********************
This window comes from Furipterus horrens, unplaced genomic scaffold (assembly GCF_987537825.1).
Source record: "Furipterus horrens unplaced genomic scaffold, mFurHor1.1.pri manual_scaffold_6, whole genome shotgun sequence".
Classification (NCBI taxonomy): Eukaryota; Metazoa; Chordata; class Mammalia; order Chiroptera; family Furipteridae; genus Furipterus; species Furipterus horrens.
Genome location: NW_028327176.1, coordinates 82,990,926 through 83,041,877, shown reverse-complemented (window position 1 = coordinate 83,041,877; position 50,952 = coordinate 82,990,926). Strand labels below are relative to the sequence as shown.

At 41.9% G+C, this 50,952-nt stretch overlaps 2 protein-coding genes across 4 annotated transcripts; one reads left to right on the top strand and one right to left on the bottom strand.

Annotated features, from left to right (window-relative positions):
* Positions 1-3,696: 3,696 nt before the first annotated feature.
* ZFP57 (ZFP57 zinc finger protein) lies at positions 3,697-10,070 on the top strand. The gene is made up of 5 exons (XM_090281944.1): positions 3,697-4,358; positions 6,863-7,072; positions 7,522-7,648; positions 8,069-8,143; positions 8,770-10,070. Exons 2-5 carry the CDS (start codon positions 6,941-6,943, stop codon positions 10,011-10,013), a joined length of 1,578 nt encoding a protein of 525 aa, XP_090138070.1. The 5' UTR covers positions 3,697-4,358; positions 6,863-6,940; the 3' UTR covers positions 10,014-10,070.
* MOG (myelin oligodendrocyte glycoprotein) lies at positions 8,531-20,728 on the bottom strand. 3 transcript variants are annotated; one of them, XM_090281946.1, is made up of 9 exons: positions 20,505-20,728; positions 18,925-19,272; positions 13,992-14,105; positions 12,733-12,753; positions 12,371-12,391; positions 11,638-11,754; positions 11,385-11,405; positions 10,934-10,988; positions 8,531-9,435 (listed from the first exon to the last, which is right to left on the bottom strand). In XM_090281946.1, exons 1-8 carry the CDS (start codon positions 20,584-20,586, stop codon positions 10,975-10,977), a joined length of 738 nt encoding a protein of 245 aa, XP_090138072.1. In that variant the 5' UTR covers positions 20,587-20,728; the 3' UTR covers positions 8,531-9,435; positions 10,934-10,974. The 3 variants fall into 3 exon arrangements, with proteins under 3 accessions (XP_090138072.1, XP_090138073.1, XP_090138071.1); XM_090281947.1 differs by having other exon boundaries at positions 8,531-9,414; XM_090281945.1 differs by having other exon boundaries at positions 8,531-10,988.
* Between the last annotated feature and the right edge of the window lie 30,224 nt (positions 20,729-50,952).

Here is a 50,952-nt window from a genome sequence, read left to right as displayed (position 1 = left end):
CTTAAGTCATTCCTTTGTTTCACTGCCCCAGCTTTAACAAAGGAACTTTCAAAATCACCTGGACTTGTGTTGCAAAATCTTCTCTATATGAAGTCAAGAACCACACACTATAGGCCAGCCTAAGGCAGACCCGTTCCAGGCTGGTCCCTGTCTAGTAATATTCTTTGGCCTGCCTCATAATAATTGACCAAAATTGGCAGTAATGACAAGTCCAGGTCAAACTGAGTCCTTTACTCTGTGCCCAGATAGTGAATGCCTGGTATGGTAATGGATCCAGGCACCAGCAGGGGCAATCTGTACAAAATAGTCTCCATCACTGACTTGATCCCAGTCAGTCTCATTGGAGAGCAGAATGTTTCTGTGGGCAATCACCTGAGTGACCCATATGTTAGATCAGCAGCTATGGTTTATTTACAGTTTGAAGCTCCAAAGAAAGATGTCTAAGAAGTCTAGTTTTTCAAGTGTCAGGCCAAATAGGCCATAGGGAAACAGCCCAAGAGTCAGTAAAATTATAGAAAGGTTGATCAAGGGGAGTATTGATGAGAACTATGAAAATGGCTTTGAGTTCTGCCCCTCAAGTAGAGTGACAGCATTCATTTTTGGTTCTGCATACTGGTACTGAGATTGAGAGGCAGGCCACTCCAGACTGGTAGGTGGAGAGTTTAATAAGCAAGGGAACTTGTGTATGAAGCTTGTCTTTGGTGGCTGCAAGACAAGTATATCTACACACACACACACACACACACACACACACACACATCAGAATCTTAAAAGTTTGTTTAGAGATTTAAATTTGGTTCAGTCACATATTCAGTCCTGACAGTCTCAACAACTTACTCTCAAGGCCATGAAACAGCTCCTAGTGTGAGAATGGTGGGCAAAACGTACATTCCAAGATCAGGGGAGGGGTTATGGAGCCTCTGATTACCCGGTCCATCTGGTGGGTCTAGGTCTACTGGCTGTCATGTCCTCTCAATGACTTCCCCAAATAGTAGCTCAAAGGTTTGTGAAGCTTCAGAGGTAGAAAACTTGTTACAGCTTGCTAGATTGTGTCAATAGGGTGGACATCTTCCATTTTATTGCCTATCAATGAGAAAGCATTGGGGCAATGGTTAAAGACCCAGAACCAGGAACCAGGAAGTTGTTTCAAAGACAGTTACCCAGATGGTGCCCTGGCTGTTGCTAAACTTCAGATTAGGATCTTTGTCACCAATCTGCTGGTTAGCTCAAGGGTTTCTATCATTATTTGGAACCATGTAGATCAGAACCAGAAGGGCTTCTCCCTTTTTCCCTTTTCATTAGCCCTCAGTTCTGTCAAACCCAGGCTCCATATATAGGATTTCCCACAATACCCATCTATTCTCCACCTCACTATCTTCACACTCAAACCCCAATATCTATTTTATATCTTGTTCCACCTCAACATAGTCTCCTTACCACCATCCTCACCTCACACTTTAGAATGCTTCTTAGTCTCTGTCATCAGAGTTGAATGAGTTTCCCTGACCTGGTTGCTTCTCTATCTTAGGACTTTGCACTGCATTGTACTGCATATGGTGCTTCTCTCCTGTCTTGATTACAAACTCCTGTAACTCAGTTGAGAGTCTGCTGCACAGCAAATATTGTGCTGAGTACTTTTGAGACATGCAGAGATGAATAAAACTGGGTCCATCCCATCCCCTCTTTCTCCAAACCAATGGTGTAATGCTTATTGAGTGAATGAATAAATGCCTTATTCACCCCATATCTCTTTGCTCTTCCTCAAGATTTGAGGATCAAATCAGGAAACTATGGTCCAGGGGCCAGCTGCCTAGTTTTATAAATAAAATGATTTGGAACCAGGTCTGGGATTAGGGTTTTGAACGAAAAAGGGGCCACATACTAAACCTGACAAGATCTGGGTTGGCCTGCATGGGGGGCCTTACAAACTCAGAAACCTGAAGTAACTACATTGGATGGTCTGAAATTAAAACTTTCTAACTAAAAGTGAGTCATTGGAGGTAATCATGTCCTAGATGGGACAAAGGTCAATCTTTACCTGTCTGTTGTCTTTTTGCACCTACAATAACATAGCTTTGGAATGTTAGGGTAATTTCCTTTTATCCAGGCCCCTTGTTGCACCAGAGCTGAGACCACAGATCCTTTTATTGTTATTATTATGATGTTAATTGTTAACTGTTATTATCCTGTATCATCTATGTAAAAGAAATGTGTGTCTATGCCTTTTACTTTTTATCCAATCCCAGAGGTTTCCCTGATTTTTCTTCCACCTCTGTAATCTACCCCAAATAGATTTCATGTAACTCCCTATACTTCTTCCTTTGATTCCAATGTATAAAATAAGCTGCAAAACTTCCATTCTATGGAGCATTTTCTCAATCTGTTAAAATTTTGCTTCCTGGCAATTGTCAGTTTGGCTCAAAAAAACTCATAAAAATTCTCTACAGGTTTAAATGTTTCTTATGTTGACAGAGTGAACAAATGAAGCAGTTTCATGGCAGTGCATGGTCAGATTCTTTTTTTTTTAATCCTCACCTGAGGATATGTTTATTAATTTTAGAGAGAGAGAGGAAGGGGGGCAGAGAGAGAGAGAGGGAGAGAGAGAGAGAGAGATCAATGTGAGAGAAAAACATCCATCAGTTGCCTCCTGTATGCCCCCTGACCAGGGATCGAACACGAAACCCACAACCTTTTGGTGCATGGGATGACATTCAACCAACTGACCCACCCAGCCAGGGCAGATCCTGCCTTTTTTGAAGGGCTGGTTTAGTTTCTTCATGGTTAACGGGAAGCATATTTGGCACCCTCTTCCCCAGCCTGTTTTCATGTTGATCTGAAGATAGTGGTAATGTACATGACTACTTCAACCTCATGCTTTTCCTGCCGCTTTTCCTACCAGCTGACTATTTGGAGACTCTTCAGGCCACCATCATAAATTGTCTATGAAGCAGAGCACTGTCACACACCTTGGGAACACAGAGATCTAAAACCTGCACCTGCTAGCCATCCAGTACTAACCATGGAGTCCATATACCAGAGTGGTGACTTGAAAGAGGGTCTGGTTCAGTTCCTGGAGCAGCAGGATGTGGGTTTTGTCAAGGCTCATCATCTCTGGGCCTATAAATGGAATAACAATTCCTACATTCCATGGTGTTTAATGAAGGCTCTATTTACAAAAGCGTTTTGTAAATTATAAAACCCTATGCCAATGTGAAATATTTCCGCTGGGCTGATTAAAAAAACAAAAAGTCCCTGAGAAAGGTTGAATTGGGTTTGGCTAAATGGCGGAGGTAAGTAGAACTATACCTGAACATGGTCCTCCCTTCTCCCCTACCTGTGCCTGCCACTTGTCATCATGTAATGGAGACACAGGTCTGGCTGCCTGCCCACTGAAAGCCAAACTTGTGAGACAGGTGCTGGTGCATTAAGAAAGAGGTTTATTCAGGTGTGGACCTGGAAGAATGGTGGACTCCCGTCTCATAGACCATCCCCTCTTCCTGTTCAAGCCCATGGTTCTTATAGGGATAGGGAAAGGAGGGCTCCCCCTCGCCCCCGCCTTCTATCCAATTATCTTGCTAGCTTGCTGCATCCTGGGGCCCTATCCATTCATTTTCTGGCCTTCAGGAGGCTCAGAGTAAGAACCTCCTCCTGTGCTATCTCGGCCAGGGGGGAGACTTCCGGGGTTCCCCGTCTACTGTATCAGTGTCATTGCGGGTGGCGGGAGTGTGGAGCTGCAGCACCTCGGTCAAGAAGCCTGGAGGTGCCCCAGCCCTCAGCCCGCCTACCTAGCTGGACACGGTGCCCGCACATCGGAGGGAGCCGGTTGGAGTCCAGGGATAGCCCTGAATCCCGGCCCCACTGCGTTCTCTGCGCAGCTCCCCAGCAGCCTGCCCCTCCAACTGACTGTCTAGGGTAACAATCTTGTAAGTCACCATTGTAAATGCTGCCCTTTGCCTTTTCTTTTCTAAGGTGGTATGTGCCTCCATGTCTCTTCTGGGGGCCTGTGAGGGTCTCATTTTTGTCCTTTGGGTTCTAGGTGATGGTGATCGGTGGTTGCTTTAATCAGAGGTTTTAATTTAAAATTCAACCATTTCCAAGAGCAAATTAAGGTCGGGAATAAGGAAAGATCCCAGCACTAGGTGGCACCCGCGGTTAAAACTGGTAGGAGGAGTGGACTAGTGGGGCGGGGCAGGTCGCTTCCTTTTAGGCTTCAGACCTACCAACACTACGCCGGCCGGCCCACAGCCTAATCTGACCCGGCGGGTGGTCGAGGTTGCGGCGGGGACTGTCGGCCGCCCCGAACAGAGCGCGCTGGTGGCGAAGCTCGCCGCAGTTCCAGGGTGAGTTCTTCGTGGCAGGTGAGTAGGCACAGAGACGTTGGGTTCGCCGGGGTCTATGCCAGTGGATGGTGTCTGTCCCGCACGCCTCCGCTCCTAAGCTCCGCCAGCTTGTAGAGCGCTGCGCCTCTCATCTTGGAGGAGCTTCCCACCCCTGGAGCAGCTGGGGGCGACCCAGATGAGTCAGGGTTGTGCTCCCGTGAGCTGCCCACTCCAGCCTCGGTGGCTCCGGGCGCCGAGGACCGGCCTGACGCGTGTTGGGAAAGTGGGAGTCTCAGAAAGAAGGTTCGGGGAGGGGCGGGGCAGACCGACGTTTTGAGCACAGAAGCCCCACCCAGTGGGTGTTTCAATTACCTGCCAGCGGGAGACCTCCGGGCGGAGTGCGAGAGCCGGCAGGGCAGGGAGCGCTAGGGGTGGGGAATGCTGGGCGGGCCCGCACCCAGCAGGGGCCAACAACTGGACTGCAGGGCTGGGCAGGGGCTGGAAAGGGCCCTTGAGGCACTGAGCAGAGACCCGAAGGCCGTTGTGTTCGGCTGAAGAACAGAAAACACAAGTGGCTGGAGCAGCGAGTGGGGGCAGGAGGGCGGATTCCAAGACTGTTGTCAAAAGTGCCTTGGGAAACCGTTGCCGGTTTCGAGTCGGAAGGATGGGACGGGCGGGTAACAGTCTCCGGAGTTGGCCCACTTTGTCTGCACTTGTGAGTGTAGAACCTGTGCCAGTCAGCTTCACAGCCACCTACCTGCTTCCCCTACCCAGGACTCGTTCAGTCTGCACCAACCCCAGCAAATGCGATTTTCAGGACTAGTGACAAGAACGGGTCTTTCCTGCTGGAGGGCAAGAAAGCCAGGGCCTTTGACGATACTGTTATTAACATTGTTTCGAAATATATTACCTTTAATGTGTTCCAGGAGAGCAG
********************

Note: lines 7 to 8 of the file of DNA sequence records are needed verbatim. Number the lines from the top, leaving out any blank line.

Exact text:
* Positions 1-3,696: 3,696 nt before the first annotated feature.
* ZFP57 (ZFP57 zinc finger protein) lies at positions 3,697-10,070 on the top strand. The gene is made up of 5 exons (XM_090281944.1): positions 3,697-4,358; positions 6,863-7,072; positions 7,522-7,648; positions 8,069-8,143; positions 8,770-10,070. Exons 2-5 carry the CDS (start codon positions 6,941-6,943, stop codon positions 10,011-10,013), a joined length of 1,578 nt encoding a protein of 525 aa, XP_090138070.1. The 5' UTR covers positions 3,697-4,358; positions 6,863-6,940; the 3' UTR covers positions 10,014-10,070.